Read This Before Applying for Your Next Farm Loan—Part 1

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new tractorIn 2018, FamilyFarms Group conducted some simple benchmarking using the operating loans of about 60 of our members.  A variety of things stood that might be of help to you and your farm. Below are our key takeaways: 

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A stronger financial condition doesn’t necessarily mean a lower interest rate. 

The lowest interest rate on the member loans we studied was 3.5%. However, some farms that were in noticeably stronger financial positions received much higher rates. Additionally, some farms with rates of 5.756% were in significantly stronger positions than others that got rates of 4.755%. Each lender has its own underwriting standards and processes. When looking at all of the loan information together on one page, however, the difference in the terms that lenders extended was merely noticeable in some cases and stark in others. This leads to the next key takeaway. 
 

Don’t just take what your lender offers. 

Several of the farm owners stated that they submitted their application packet without requesting any specific terms, and they simply accepted the rate and other terms that lender offered. In light of the first takeaway, you can see why this can be detrimental to farm owners. To get the best possible loan terms, you need to do two things:  

  • Request the terms you are looking for. Certainly, you must be reasonable in this request, but remember that you seldom get what you don’t ask for.  
  • Negotiate. Remember that nearly all lenders are for-profit entities, and as such, they are more concerned about what is better for their bottom line than what is better for yours. Consider what aspects of the loan terms are most important to you, and be prepared to make concessions on other terms that are lower priority for you. Depending on the size of your loan, a 0.25% or 0.5% lower rate could save you thousands or tens of thousands of dollars. Take to heart the phrase we’ve all heard a hundred times: “Everything is negotiable.” 
     

Working capital is not as important as equity. 

While underwriting processes and “pet metrics” vary from one lender to the next, one thing they seem to agree on is that a farm’s equity-to-asset ratio is more important than their working capital position. Another way of saying this is solvency is more important than liquidity. This makes sense because equity, which is typically used as collateral, reduces the lender’s risk. Member farms with pooror even negativeworking capital still received very good terms and rates on their operating loans because they had solid equity-to-asset ratios to back those loans. It’s best to be strong in both areas, but if you have to focus on one, go with equity.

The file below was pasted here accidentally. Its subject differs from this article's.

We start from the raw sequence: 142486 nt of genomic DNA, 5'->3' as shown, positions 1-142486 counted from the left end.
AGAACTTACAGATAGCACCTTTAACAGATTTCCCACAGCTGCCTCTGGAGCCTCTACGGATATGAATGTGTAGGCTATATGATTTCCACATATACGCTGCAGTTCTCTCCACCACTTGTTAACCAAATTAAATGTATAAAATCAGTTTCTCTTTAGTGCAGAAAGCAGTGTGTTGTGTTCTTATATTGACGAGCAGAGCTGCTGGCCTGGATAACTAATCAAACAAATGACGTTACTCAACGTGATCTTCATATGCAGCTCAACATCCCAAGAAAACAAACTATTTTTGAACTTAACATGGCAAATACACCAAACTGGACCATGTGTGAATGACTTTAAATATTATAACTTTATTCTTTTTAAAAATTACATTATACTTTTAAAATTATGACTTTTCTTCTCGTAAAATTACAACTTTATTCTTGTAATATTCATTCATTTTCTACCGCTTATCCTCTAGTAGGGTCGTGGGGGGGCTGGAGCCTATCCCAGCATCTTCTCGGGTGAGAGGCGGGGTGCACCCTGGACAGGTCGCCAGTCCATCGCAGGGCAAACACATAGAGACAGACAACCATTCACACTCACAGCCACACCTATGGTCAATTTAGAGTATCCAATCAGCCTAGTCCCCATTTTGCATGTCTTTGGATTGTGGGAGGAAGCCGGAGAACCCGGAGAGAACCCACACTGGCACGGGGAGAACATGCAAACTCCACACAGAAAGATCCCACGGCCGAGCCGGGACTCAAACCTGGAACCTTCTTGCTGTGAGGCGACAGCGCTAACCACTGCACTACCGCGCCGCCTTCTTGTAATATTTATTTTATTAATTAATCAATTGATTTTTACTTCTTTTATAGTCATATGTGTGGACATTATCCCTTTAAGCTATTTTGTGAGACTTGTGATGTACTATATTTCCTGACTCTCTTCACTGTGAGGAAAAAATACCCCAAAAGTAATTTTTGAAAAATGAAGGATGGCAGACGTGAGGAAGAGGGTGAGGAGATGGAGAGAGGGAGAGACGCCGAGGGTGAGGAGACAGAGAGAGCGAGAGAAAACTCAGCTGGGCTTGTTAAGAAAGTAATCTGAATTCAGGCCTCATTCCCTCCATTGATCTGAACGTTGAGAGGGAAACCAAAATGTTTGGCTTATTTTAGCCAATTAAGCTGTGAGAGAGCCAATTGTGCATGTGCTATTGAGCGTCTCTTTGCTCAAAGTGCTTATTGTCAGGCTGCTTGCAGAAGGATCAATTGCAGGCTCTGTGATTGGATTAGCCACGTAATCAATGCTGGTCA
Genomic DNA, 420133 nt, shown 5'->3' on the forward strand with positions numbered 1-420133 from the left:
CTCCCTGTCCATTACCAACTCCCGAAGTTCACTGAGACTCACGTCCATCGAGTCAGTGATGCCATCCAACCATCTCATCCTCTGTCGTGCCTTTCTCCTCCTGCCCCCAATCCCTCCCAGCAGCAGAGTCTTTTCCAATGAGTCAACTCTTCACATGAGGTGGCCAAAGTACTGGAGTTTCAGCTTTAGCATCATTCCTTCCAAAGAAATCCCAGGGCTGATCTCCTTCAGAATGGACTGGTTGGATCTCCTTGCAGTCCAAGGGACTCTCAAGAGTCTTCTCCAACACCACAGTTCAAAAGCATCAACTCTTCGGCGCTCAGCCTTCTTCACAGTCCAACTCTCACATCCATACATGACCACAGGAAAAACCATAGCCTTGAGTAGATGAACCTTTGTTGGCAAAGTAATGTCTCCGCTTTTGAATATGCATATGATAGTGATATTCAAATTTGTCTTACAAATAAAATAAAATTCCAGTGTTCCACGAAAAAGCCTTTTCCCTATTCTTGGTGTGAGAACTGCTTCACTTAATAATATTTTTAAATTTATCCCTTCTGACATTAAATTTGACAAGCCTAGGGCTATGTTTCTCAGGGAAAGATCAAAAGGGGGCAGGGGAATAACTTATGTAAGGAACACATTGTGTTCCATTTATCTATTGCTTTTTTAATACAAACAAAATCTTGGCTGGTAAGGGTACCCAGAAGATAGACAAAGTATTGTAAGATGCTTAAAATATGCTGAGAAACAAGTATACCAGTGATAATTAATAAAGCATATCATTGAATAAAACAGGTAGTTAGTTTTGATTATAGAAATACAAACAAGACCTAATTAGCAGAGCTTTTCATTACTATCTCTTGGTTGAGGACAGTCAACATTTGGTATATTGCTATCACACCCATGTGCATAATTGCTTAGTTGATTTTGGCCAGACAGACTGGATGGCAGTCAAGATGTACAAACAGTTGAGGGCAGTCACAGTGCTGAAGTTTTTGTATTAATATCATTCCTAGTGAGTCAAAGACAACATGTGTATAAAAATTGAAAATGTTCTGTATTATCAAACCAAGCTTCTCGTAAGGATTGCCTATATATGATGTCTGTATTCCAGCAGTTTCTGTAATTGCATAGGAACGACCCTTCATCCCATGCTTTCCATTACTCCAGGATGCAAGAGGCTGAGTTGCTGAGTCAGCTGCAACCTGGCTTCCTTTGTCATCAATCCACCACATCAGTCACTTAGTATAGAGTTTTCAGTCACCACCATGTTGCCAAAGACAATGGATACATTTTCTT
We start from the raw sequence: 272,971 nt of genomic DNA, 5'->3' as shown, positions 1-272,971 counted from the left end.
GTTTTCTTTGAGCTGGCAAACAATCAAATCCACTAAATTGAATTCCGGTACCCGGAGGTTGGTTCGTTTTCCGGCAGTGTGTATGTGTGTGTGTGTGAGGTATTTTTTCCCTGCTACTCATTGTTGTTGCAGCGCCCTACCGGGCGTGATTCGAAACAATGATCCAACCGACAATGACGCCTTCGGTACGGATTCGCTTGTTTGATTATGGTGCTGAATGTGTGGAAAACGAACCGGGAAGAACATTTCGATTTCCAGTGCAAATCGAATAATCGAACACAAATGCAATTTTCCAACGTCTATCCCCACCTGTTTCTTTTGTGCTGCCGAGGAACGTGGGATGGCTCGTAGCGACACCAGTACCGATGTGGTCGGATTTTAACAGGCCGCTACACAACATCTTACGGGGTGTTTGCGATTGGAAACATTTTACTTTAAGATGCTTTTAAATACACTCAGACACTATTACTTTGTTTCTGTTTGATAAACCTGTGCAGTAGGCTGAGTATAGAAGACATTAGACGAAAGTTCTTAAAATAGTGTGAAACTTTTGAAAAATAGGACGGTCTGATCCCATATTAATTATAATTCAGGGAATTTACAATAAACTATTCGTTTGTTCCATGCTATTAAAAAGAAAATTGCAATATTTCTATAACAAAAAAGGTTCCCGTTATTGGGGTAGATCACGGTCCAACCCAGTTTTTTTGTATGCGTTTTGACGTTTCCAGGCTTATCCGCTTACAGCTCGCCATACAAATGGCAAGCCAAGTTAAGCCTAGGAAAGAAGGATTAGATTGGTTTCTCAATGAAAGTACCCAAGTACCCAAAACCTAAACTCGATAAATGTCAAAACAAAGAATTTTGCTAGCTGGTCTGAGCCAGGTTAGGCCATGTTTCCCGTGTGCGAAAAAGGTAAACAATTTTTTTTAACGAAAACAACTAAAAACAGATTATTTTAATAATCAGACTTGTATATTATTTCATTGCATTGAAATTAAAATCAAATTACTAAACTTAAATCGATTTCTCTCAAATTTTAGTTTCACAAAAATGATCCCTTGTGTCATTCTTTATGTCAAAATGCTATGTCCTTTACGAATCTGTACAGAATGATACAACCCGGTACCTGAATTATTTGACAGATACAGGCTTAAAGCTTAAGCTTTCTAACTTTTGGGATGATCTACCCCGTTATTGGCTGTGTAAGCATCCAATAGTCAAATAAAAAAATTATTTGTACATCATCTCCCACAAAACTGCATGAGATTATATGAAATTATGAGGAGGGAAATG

It’s important to understand the true cost of vendor credit. 

As a result of the current ag economy, more and more farms have been using vendor credit in recent years. While this sounds like a good strategy on the surface, farms that utilize vendor credit are likely paying higher prices—sometimes even list price. When you negotiate price, you can usually obtain a discount that exceeds the cost of an operating loan. So, it may be better to increase the size of your operating loan instead of using vendor credit. 

 

Work with your loan officer.

By engaging in regular, open communication with your loan officer, you can gain a valuable advocate. 

The loan officer makes your case to the loan committee. 

The better the loan officer knows you, your operation, and the direction you want to take it and why, the better they can represent your point of view. Educate them so they can educate the loan committee on your behalf.  

Talk with your loan officer regularly throughout the year—not just at application time.  

If there is something negative to share with them, tell them early so you have more time to make any possible corrective moves. Be transparent and over-communicate with your loan officer.  

If a junior loan officer is working with your loan officer, include them in your conversations. 

Sometimes, you may find that a new employee is learning the ropes from your loan officer. Be sure to include them in as many of your conversations as possible because you never know when your loan officer may leave or retire, leaving the newer officer as your main contact.  

Be patient.  

Some loan officers are more experienced and knowledgeable than others. If your contact is on the lower end of that spectrum, help them. While most would agree that you shouldn’t have to help train the lender’s staff, you have an interest in helping the person who can help push your loan through. The bottom line is that you’ll benefit from making your loan officer your advocate. The better relationship you can establish with them, the better your odds of getting favorable terms. 

 
At FamilyFarms Group, we work with farm operators to meet their goals. We offer financial analysis, tools, and training to help make your farm self-sufficient and financially solid. Click here to learn more, or click the link below to request a free needs assessment. 

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Written By

Dave Bryden

Dave Bryden

Manager of Business Development | dbryden@familyfarmsgroup.com

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